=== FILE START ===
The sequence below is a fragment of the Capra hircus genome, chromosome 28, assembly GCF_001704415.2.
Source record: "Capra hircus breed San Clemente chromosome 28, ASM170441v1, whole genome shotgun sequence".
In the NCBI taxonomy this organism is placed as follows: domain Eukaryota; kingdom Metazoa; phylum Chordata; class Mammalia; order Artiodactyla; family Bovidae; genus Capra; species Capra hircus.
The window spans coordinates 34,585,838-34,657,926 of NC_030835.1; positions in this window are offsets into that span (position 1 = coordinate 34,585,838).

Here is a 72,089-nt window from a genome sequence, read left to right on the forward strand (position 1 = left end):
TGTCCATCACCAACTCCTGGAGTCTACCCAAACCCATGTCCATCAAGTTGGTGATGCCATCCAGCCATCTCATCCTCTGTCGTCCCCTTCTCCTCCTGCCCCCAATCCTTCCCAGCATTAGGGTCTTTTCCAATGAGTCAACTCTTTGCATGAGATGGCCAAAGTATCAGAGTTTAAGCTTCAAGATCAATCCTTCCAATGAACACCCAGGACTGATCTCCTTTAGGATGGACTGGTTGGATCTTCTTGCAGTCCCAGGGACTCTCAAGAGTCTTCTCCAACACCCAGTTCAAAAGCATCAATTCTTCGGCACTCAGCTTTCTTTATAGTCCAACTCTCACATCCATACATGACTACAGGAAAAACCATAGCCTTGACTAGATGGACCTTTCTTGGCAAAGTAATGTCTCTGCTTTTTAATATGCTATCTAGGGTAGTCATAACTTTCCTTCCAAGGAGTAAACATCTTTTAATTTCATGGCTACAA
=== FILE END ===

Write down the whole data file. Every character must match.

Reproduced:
The sequence below is a fragment of the Capra hircus genome, chromosome 28, assembly GCF_001704415.2.
Source record: "Capra hircus breed San Clemente chromosome 28, ASM170441v1, whole genome shotgun sequence".
In the NCBI taxonomy this organism is placed as follows: domain Eukaryota; kingdom Metazoa; phylum Chordata; class Mammalia; order Artiodactyla; family Bovidae; genus Capra; species Capra hircus.
The window spans coordinates 34,585,838-34,657,926 of NC_030835.1; positions in this window are offsets into that span (position 1 = coordinate 34,585,838).

Here is a 72,089-nt window from a genome sequence, read left to right on the forward strand (position 1 = left end):
TGTCCATCACCAACTCCTGGAGTCTACCCAAACCCATGTCCATCAAGTTGGTGATGCCATCCAGCCATCTCATCCTCTGTCGTCCCCTTCTCCTCCTGCCCCCAATCCTTCCCAGCATTAGGGTCTTTTCCAATGAGTCAACTCTTTGCATGAGATGGCCAAAGTATCAGAGTTTAAGCTTCAAGATCAATCCTTCCAATGAACACCCAGGACTGATCTCCTTTAGGATGGACTGGTTGGATCTTCTTGCAGTCCCAGGGACTCTCAAGAGTCTTCTCCAACACCCAGTTCAAAAGCATCAATTCTTCGGCACTCAGCTTTCTTTATAGTCCAACTCTCACATCCATACATGACTACAGGAAAAACCATAGCCTTGACTAGATGGACCTTTCTTGGCAAAGTAATGTCTCTGCTTTTTAATATGCTATCTAGGGTAGTCATAACTTTCCTTCCAAGGAGTAAACATCTTTTAATTTCATGGCTACAA